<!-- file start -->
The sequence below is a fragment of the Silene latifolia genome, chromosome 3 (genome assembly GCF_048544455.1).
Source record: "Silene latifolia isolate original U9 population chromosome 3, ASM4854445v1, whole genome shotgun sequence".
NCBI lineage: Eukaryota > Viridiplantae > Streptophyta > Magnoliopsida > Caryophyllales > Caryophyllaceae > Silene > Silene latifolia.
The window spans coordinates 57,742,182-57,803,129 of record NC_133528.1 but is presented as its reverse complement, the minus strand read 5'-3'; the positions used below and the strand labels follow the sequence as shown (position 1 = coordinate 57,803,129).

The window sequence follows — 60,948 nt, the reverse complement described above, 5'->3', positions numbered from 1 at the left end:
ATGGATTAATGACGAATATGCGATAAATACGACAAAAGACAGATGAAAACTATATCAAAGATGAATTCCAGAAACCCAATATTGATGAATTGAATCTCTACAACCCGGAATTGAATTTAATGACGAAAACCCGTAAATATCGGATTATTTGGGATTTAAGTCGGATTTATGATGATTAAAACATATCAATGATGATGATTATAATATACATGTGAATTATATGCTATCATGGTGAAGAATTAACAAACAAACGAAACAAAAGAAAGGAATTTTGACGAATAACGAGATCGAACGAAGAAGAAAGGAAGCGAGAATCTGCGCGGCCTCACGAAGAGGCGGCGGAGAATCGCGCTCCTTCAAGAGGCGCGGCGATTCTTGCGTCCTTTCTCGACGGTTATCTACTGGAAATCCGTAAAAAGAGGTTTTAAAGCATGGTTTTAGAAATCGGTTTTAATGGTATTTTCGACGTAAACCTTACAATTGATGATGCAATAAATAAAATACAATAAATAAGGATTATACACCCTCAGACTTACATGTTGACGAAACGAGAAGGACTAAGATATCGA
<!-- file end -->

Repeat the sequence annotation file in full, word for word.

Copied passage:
The sequence below is a fragment of the Silene latifolia genome, chromosome 3 (genome assembly GCF_048544455.1).
Source record: "Silene latifolia isolate original U9 population chromosome 3, ASM4854445v1, whole genome shotgun sequence".
NCBI lineage: Eukaryota > Viridiplantae > Streptophyta > Magnoliopsida > Caryophyllales > Caryophyllaceae > Silene > Silene latifolia.
The window spans coordinates 57,742,182-57,803,129 of record NC_133528.1 but is presented as its reverse complement, the minus strand read 5'-3'; the positions used below and the strand labels follow the sequence as shown (position 1 = coordinate 57,803,129).

The window sequence follows — 60,948 nt, the reverse complement described above, 5'->3', positions numbered from 1 at the left end:
ATGGATTAATGACGAATATGCGATAAATACGACAAAAGACAGATGAAAACTATATCAAAGATGAATTCCAGAAACCCAATATTGATGAATTGAATCTCTACAACCCGGAATTGAATTTAATGACGAAAACCCGTAAATATCGGATTATTTGGGATTTAAGTCGGATTTATGATGATTAAAACATATCAATGATGATGATTATAATATACATGTGAATTATATGCTATCATGGTGAAGAATTAACAAACAAACGAAACAAAAGAAAGGAATTTTGACGAATAACGAGATCGAACGAAGAAGAAAGGAAGCGAGAATCTGCGCGGCCTCACGAAGAGGCGGCGGAGAATCGCGCTCCTTCAAGAGGCGCGGCGATTCTTGCGTCCTTTCTCGACGGTTATCTACTGGAAATCCGTAAAAAGAGGTTTTAAAGCATGGTTTTAGAAATCGGTTTTAATGGTATTTTCGACGTAAACCTTACAATTGATGATGCAATAAATAAAATACAATAAATAAGGATTATACACCCTCAGACTTACATGTTGACGAAACGAGAAGGACTAAGATATCGA